The ‘Vienna Genesis’

The fall of man and God’s covenant with Noah, from the Vienna Genesis, folio 3 recto, early 6th century, tempera, gold and silver on purple vellum, 31.75 x 23.5 cm (Österreichische Nationalbibliothek, Vienna) By Dr. Diane Reilly / 05.05.2017 Associate Professor of Art History Indiana University Wealthy Christian families living in the Byzantine world may[…]

The Art of Conquest in England and Normandy

Horses disembarking from Norman longships, Bayeux Tapestry, c. 1070, embroidered wool on linen, 20 inches high (Bayeux Museum) By Dr. Diane Reilly / 05.05.2017 Associate Professor of Art History Indiana University The Invasion On September 28, 1066, the tiny community of Pevensey (on the south-east coast of England), huddled inside the ruins of a late[…]

The Women of Mycenaean Pylos and Knossos

Fresco from Mycenae (1250-1180 BCE). Photo by Mark Cartwright, Archeaological Museum Mycenae By Judith Weingarten / 11.27.2016 Archaeologist Eritha, A Mycenaean Uppity Woman Around the year 1300 B.C.E., a priestess named Eritha argued a law suit against the governing council of the district of Pa-ki-ja-na (= Sphagianes, “the place of ritual slaughter”).  Eritha was high-priestess[…]

Pumapunku: A Capable and Innovative Culture, not ‘Ancient Aliens’

Photo by Brattarb, Wikimedia Commons Though some claim the stone structure at Pumapunku were alien, archaeologists find no real mysteries there. By Brian Dunning / 08.20.2010 Today we’re going to climb high into the Andes and take a look at an ancient structure that has been cloaked with as much pop-culture mystery as just about[…]

Ancient Egyptian Pigment Provides Modern Forensics with a New Coat of Paint

Latent fingermarks dusted with micronised Egyptian blue on a $20 note, viewed in the Near Infrared. Simon Lewis, Author provided   By Ivy Shih and Dr. Simon Lewis / 05.29.2016 Shih: Editor, The Conversation Lewis: Professor of Forensics and Analytical Chemistry, Curtin University It was during a trip to Indianapolis that Professor Simon Lewis, a[…]

Etruscan Visual Representations of the Birth of Athena and Minerva: A Comparative Study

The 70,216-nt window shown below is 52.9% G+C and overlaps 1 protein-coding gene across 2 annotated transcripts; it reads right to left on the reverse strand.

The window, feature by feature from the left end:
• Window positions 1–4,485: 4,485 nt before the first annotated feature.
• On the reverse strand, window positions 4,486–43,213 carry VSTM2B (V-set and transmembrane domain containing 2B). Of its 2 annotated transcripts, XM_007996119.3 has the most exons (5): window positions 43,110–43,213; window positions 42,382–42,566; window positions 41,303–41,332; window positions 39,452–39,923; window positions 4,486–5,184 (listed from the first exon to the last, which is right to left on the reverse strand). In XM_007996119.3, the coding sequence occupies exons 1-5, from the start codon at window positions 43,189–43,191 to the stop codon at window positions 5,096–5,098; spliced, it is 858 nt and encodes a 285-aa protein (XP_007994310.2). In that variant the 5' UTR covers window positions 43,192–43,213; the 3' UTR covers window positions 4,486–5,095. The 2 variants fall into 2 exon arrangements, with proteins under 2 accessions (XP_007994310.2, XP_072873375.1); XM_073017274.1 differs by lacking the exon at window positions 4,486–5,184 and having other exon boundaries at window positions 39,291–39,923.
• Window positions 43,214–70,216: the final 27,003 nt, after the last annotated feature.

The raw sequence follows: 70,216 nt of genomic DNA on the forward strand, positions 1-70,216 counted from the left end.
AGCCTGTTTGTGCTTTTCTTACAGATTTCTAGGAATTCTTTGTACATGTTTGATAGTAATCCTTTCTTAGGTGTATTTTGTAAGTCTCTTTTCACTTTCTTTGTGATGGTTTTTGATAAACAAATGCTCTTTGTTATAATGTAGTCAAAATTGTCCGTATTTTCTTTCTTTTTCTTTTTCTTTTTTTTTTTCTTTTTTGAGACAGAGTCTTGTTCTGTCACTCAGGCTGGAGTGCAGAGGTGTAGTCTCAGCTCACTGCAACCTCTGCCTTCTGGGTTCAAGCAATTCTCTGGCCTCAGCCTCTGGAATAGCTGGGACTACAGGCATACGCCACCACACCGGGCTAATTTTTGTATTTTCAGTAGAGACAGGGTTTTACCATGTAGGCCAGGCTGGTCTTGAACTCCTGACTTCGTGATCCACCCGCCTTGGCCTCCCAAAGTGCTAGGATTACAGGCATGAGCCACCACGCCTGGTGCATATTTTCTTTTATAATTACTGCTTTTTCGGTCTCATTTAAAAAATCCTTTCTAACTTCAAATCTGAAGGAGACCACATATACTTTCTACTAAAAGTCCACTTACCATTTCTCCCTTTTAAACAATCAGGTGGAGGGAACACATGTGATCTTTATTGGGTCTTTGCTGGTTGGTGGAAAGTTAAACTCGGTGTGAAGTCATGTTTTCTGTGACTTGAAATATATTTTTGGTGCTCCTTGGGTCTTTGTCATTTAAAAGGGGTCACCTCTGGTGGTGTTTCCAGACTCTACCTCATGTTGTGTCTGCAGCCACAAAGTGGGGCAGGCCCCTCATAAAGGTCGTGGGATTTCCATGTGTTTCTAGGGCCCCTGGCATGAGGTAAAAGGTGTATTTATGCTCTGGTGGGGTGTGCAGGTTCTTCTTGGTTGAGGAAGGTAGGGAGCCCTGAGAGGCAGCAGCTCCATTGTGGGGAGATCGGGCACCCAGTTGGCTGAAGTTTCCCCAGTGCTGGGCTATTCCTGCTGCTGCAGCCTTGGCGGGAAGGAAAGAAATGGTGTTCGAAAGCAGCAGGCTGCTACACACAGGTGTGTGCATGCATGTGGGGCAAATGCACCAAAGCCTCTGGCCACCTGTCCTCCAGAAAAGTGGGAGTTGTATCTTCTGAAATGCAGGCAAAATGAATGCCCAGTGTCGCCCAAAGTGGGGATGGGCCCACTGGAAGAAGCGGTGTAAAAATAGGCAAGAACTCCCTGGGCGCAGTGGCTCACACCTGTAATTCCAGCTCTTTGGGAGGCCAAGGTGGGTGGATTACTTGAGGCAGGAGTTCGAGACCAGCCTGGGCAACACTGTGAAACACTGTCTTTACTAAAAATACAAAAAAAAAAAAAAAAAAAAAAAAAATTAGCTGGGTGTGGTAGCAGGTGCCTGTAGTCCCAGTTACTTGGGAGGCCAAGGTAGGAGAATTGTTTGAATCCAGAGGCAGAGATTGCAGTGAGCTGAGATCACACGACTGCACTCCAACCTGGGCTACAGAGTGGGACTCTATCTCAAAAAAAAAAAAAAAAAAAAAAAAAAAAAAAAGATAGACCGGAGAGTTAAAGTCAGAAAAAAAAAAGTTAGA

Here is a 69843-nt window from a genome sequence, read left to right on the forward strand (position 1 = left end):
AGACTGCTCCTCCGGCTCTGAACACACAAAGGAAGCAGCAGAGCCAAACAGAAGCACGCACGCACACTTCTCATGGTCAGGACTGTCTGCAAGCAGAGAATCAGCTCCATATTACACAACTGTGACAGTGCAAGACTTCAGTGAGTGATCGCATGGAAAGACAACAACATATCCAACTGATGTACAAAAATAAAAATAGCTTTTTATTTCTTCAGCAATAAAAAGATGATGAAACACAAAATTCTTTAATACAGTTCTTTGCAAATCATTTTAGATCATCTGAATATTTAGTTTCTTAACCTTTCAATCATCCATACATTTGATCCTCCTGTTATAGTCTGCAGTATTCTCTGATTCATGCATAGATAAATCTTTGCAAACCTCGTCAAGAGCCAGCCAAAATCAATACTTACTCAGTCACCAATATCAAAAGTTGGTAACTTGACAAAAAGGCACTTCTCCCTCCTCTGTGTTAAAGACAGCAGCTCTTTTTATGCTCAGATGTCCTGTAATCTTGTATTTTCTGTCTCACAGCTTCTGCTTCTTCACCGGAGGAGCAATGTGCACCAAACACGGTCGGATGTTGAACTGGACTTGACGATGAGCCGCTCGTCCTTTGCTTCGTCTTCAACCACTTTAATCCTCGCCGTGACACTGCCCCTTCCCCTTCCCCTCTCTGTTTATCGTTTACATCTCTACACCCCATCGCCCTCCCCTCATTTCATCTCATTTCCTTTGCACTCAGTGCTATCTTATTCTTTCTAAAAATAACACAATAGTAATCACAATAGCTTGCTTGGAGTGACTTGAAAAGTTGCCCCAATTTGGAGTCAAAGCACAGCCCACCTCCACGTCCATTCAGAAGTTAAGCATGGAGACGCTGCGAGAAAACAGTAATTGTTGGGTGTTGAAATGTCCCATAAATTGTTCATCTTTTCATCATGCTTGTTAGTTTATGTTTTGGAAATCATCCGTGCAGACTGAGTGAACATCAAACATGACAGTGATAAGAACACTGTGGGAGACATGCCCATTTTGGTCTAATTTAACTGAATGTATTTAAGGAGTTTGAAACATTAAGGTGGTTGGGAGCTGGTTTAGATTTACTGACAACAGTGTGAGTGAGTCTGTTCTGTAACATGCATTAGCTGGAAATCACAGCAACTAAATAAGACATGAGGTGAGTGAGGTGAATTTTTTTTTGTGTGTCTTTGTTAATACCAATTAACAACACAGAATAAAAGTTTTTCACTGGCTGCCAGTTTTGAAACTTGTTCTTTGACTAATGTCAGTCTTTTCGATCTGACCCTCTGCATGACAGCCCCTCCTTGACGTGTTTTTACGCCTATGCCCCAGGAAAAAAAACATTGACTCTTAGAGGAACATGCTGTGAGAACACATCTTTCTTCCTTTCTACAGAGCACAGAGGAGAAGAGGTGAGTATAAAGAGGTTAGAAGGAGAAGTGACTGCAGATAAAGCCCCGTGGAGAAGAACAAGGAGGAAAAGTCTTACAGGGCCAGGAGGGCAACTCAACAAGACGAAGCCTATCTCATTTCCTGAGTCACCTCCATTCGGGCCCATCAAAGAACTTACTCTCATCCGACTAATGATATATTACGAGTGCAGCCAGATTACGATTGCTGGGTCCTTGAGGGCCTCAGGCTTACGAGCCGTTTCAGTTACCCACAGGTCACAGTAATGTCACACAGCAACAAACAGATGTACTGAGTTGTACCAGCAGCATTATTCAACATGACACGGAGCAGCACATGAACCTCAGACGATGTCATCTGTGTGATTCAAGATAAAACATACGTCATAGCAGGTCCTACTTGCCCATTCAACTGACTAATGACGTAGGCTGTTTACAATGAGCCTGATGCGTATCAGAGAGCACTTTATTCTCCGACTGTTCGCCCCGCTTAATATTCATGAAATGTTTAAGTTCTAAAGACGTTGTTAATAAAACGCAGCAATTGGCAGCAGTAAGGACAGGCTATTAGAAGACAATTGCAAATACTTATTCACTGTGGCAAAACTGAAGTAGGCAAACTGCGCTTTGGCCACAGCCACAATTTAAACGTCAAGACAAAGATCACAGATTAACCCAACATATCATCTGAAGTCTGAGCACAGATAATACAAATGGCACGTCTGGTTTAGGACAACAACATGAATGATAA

The Birth of Minverva, by René-Antoine Houasse, 17th century / Palace of Versailles By Dr. Shanna Kennedy-Quigley Lecturer in Art History University of California, Los Angeles Etruscan Studies 8:5 (2001), 64-78[1] The myth of Zeus’s miraculous propagation of Athena is the subject not only of such Greek poetic masters asHesiod,Homer, Aeschylus, and Euripides, but a[…]

Changing Modes in the Representation of Cult Images on Ancient Greek Vases

By Dr. Brita Alroth Professor of Archaeology and Ancient History Upplala University, Sweden Introduction The title of this article, changing modes in the representation of cult images, promises more, I think, than I can deliver. At the present time, I have more questions than answers – questions that have arisen from the representations of cult[…]

The Basilica of Maxentius

Reconstruction of the Basilica of Maxentius / Jorgen Hartogs, Vimeo By Katleiah Ramos / 09.30.2013   Introduction Romans lived like they were gods because they built like they were gods – colossal, majestic and structurally remarkable. Many things come to mind when thinking of ancient and imperial Romans. Romans were farmers, conquerors, city planners, and[…]

Woodcuts and Witches

Witches presenting wax dolls to the devil, featured in The History of Witches and Wizards (1720) / (Wellcome Library) Jon Crabb on the witch-craze of Early Modern Europe, and how the concurrent rise of the mass-produced woodcut helped forge the archetype of the broom-riding crone — complete with cauldron and cats — so familiar today.[…]

The Ancient Origins of the Flower Crown

Apollo Crowning Himself (detail), 1781–82, Antonio Canova. Marble, 33 3/8 in. high. The J. Paul Getty Museum, 95.SA.71. Digital image courtesy of the Getty’s Open Content Program From symbol of victory to Snapchat filter, wreaths of leaves and flowers have had symbolic meaning in Western culture for over 2,000 years By Emily Carruthers / 05.04.2017[…]

Fixing the Ephemeral: An Ongoing Conversation with Artist Donald Blumberg

Untitled from the series Television Political Mosaics 1968–1969, 1968–69, Donald Blumberg. Gelatin silver print. Courtesy of Donald R. and Grace Blumberg. © Donald Blumberg The Los Angeles-based artist speaks about photography, time, and the desire to remember. By Laura Hubber / 04.28.2017 Content Producer, Interpretive Media Department J. Paul Getty Museum For more than five[…]